VPN Protocols. What are they? Which one’s best for me?
At the heart of every VPN are one or more software protocols used to encrypt data and keep it secure. There are at least a dozen VPN protocols for VPN providers to chose from, each with its own advantages and disadvantages. Many VPN providers offer more than one protocol.
For anyone not of a technical bent, the jargon surrounding protocols can be baffling. The good news is that for the majority of users the protocols are not an issue: they are all secure. It's just that some are more secure than other. And if you're not confident about making the right choice, then you can always pick a VPN provider who offers an automatic mode to find the best protocol for you.
However, if you want to be absolutely certain the protocol you use is the best for your needs, read on. Here we offer a brief, layman's guide to some of the more popular protocols.
The main thing to bear in mind about VPN protocols is that when it comes to security and speed there is usually a trade-off. More of one means less of the other.
The initials stand for Point-to-Point Tunnel Protocol. This was the first VPN protocol to hit the market and it is perhaps beginning to show its age. It supports 40 bit, 56 bit and 128 bit encryption (more bits = more encryption). Despite being one of the simplest protocols on the market, it is secure enough for most purposes, which goes some way towards explaining why it is still popular. The plus side of its simplicity is its speed. Because it spends less time than other protocols encrypting data, it tends to be faster.
The Layer 2 Tunnel Protocol employs 256 bit encryption which crudely speaking means it does at least twice as much encrypting and decrypting as PPTP. (Or to look at it another way, it has another later of security.) This of course makes it slower than PPTP but also much more secure.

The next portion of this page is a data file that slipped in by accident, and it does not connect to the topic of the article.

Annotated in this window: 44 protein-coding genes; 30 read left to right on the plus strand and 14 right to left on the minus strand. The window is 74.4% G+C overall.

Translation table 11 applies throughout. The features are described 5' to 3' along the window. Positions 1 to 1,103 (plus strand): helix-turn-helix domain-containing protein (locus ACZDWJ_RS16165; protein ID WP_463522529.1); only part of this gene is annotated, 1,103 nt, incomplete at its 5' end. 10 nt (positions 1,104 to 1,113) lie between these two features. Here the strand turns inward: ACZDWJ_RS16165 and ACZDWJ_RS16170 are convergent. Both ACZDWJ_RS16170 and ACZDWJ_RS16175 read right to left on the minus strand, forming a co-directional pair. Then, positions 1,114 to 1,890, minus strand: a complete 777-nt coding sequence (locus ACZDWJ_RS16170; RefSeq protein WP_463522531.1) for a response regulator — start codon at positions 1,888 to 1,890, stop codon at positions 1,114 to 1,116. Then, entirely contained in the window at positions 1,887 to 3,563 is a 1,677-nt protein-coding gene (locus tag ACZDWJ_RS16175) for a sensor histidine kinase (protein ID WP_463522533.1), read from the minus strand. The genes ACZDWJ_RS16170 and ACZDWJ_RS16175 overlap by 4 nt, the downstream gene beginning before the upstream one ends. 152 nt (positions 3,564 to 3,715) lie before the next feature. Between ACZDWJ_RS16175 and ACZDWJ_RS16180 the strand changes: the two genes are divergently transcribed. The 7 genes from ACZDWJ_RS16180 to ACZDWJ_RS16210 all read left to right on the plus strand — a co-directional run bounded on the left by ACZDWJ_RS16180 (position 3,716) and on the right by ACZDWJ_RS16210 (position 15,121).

Because STTP - Secure Socket Tunneling Protocol - was developed and designed by Microsoft who are renowned for producing software with built-in vulnerabilities, this protocol is neither universally loved nor trusted. Which is perhaps a tad unfair as SSTP does its job very well. It has a high encryption rate and is notoriously hard to block.
SSTP protocol uses military grade 2048 bit SSL/TLS certificates for authentication and 256 bit SSL key for encryption, which in layman's language makes it a heavyweight in terms of security and encryption.
As you might expect from a Microsoft product, SSTP was designed and built with Windows in mind. It currently on runs on Windows 7 and above.
OpenVPN is an open-source protocol, which means nobody owns it and it is being continuously developed and enhanced by a group of enthusiasts on a non-profit basis. It is built around SSL, a widely used security protocol used – among other things – for online credit card transactions. It has the ability to use 256 bit encryption, though some VPN providers use less encryption in order to gain more speed.